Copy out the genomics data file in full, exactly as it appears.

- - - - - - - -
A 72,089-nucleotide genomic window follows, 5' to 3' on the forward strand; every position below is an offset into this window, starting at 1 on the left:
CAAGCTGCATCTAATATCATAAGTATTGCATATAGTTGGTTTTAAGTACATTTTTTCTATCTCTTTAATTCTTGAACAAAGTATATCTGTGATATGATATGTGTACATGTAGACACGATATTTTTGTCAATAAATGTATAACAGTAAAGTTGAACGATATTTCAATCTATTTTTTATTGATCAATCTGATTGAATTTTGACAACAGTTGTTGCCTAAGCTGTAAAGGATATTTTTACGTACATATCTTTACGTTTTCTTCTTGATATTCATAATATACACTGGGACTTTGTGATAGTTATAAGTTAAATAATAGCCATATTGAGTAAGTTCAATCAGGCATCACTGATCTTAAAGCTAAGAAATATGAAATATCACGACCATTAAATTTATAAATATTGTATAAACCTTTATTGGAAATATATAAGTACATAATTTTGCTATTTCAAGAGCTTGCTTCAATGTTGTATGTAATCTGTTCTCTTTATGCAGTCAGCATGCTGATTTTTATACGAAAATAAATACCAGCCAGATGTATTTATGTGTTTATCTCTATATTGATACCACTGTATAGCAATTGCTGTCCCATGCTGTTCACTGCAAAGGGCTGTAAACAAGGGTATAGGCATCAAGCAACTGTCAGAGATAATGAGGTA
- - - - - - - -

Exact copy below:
A 72,089-nucleotide genomic window follows, 5' to 3' on the forward strand; every position below is an offset into this window, starting at 1 on the left:
CAAGCTGCATCTAATATCATAAGTATTGCATATAGTTGGTTTTAAGTACATTTTTTCTATCTCTTTAATTCTTGAACAAAGTATATCTGTGATATGATATGTGTACATGTAGACACGATATTTTTGTCAATAAATGTATAACAGTAAAGTTGAACGATATTTCAATCTATTTTTTATTGATCAATCTGATTGAATTTTGACAACAGTTGTTGCCTAAGCTGTAAAGGATATTTTTACGTACATATCTTTACGTTTTCTTCTTGATATTCATAATATACACTGGGACTTTGTGATAGTTATAAGTTAAATAATAGCCATATTGAGTAAGTTCAATCAGGCATCACTGATCTTAAAGCTAAGAAATATGAAATATCACGACCATTAAATTTATAAATATTGTATAAACCTTTATTGGAAATATATAAGTACATAATTTTGCTATTTCAAGAGCTTGCTTCAATGTTGTATGTAATCTGTTCTCTTTATGCAGTCAGCATGCTGATTTTTATACGAAAATAAATACCAGCCAGATGTATTTATGTGTTTATCTCTATATTGATACCACTGTATAGCAATTGCTGTCCCATGCTGTTCACTGCAAAGGGCTGTAAACAAGGGTATAGGCATCAAGCAACTGTCAGAGATAATGAGGTA